EXCLUSIVE INTERVIEW: Search for “Charli” Running on Adrenaline

February 15, 2014, 4:41 PM HST · Updated February 17, 6:55 PM
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Just beyond Honomanu is Nuaʻailua Bay where Charli's clothing and blanket were found. Photo by Wendy Osher.

Just beyond Honomanu is Nuaʻailua Bay where Charli’s clothing and blanket were found. Photo by Wendy Osher.

 By Wendy Osher

Search efforts have broadened today in the disappearance of Carly “Charli” Scott, a 27-year-old pregnant Makawao woman who went missing on Sunday, Feb. 9, 2014.

The Maui Police Department’s Special Response Team focused their efforts today on an area where the woman’s clothing and blanket was found at Nuaʻailua Bay, just east of Honomanū in East Maui.

Detectives on scene today said the area remained closed to the public until further notice, and that a sweep of the area was being done from the ocean to the highway.

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When asked on Friday about new evidence in the case, Maui police Lieutenant William Juan said “any evidence still has to be thoroughly investigated to prove or disprove that it has any connection to the case.”

Fiona Elyse McKenna Wais, Charli's sister. Photo by Wendy Osher.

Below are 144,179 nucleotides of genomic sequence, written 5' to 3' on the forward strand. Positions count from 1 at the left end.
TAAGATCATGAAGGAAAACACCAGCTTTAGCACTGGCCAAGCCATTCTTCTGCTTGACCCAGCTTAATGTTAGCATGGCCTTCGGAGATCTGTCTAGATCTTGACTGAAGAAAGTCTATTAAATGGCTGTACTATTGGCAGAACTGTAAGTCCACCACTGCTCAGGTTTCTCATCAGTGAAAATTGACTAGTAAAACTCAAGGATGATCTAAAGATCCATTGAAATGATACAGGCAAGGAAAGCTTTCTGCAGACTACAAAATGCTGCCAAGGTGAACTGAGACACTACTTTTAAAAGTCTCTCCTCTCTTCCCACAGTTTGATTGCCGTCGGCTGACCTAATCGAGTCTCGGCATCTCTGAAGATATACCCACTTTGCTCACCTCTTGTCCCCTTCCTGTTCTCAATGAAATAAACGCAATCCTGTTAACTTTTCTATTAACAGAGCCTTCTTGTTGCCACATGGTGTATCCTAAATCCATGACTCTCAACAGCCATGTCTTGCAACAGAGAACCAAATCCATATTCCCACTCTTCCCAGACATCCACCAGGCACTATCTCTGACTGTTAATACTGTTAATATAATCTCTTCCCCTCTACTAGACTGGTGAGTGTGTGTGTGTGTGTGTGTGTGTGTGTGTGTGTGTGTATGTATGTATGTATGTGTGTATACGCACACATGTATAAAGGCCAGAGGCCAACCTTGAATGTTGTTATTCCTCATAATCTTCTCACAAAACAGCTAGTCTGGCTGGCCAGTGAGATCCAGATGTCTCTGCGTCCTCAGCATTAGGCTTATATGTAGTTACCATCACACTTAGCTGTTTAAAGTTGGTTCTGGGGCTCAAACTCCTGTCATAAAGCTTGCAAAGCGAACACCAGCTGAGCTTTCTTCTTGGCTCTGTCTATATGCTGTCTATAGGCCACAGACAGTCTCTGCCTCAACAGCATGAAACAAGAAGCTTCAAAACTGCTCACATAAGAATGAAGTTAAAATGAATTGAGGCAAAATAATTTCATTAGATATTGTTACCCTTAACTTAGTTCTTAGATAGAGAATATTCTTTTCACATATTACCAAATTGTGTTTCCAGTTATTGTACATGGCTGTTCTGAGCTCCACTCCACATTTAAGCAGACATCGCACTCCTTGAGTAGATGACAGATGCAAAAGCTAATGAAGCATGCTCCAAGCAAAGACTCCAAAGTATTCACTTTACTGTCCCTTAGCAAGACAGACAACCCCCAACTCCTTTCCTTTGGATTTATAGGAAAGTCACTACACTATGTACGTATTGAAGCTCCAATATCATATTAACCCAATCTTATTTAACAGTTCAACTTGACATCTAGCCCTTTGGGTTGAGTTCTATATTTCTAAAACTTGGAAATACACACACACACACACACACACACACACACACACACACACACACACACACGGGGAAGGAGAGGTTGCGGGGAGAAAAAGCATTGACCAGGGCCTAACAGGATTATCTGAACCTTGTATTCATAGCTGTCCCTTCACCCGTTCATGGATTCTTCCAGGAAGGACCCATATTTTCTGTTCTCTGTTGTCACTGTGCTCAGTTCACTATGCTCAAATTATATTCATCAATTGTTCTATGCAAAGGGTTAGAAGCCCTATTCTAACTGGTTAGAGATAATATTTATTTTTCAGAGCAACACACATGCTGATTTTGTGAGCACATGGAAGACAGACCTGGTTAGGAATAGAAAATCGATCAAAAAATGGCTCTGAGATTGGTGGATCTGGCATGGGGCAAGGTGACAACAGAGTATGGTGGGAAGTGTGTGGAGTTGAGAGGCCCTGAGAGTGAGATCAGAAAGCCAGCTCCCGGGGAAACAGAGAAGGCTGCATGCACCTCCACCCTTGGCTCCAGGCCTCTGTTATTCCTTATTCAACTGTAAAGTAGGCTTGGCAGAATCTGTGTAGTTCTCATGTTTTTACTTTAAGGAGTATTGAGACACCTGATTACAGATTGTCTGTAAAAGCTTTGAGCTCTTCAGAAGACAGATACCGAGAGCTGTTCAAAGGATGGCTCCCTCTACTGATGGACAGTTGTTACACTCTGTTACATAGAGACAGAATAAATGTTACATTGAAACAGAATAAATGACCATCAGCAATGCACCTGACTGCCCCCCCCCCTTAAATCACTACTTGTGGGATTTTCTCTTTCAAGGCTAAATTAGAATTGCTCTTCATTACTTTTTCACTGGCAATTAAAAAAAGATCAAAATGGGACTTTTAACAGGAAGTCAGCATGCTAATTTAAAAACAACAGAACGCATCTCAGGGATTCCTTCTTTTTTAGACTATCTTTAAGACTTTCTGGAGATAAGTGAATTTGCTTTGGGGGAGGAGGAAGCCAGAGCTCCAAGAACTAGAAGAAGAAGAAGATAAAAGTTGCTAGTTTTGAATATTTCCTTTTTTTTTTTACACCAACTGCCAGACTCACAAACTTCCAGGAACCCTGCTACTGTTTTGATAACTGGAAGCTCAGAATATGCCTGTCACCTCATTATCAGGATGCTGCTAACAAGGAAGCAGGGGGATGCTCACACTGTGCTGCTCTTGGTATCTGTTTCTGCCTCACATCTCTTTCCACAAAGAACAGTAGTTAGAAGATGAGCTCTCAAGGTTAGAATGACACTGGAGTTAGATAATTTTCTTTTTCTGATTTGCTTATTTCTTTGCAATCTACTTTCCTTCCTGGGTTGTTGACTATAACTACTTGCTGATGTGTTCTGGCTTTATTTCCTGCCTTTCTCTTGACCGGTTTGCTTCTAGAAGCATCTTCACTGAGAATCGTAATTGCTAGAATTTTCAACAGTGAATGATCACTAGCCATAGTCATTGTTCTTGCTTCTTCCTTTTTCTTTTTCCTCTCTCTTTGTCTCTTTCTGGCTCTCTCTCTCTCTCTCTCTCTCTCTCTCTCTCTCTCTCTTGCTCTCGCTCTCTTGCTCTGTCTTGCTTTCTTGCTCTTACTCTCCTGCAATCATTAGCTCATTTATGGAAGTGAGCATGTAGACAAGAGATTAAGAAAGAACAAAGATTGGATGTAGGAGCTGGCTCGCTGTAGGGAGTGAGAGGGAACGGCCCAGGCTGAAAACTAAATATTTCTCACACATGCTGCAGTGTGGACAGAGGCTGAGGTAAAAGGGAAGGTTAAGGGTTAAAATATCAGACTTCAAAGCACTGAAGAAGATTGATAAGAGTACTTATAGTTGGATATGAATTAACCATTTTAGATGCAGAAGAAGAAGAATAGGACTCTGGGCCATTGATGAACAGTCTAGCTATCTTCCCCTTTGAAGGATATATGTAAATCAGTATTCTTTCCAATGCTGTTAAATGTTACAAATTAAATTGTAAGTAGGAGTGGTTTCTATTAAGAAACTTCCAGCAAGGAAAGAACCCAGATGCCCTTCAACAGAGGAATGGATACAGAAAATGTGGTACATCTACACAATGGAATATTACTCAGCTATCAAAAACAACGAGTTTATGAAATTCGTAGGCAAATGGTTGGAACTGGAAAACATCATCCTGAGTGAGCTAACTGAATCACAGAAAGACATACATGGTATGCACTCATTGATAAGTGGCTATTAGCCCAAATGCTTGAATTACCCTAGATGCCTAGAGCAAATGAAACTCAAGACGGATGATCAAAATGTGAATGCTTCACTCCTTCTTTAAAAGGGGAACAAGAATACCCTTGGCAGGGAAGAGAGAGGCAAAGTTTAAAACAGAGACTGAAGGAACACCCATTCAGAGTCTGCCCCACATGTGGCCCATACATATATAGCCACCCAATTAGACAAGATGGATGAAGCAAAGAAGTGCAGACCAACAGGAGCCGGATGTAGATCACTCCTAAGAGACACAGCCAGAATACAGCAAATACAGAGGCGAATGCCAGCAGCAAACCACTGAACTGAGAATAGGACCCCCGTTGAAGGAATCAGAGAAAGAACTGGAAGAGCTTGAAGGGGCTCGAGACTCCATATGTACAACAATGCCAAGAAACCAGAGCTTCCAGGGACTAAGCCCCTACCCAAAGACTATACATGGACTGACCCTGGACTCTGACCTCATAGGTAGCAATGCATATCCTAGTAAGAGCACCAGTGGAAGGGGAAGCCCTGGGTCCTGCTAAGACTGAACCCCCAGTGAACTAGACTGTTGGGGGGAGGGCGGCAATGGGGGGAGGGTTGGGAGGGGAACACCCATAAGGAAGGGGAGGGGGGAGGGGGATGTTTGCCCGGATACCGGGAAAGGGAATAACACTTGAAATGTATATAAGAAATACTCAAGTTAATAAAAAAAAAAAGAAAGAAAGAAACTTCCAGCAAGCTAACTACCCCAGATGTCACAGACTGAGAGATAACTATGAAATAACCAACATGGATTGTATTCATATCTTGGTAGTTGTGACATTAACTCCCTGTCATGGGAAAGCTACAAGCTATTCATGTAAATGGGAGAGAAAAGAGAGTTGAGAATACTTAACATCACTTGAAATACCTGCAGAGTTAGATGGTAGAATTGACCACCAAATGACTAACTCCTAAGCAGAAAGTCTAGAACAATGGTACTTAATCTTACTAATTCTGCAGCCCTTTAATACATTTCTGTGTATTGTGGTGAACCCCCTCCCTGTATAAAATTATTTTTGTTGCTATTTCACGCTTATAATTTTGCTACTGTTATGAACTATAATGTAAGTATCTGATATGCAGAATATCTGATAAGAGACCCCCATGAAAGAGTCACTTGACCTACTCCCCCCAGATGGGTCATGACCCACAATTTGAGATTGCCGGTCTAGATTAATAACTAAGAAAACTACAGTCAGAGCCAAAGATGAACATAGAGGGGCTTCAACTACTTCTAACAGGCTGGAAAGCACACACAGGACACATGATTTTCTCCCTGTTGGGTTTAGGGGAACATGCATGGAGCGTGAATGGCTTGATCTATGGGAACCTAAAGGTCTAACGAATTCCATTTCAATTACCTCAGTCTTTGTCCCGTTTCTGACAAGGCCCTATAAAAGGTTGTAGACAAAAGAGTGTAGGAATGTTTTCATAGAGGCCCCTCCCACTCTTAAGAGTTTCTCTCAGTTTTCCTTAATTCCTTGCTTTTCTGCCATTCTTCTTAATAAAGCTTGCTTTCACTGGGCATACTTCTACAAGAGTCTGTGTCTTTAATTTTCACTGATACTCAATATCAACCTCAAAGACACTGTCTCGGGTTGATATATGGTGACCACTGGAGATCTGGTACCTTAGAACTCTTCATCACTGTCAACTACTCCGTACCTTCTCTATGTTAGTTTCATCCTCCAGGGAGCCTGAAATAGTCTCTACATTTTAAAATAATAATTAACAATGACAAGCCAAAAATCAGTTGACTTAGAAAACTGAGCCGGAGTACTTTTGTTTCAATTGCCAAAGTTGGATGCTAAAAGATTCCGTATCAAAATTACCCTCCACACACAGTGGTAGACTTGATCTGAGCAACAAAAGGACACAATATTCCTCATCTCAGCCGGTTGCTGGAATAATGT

Fiona Elyse McKenna Wais, Charli’s sister. Photo by Wendy Osher.

A private search party led by family and friends of Charli focused their efforts today on the East Maui area at the Maui Invasive Species Committee Baseyard near mile marker 32 of the Hāna Highway.

Charli’s sister Fiona Elyse McKenna Wais said the search party has about 50 to 60 people participating daily. “We have a large group, but the area is larger and we need more eyes –and we need more fresh eyes and fresh legs. People are getting tired, and I know it’s exhausting, but we’re all running on adrenaline and not giving up.”

When asked why the private search was looking so far east, Wais said, “It was just an area that was not completely overlooked, but could have been done more thoroughly –especially with the new amounts of people we’ve been getting. With the Maui Invasive Species Committee helping us, the environment is so extreme out there, that they are a huge help. With their guidance, we have more of an idea of what areas to search more properly,” she said.

Just beyond Honomanu is Nuaʻailua Bay where Charli's clothing and blanket were found. Police closed off the area until further notice. Photo by Wendy Osher.

Just beyond Honomanu is Nuaʻailua Bay where Charli’s clothing and blanket were found. Police closed off the area until further notice. Photo by Wendy Osher.

Aside from the clothing that was found on Thursday at Nuaʻailua Bay — known to some as “Paraquat’s Beach” — Charli’s vehicle was found on Wednesday found burned and on its side in the remote Peʻahi area above the surf spot known as “Jaws” on Wednesday, and her dog was found near the Nāhiku Market Place on Monday.

“Those are the three things that we found so far, but those stretch out between 20 and 25 miles apart,” said Wais.

“Personally, my feeling is that her clothes were found — that’s a good sign. We can use those things to pinpoint more.  The more we find, the more I become hopeful that we’re going to find her. I mean, my hope hasn’t dwindled at all. It will keep growing that we are going to find her. I don’t see how we can’t. It’s an island and the community has been such a big help,” said Wais.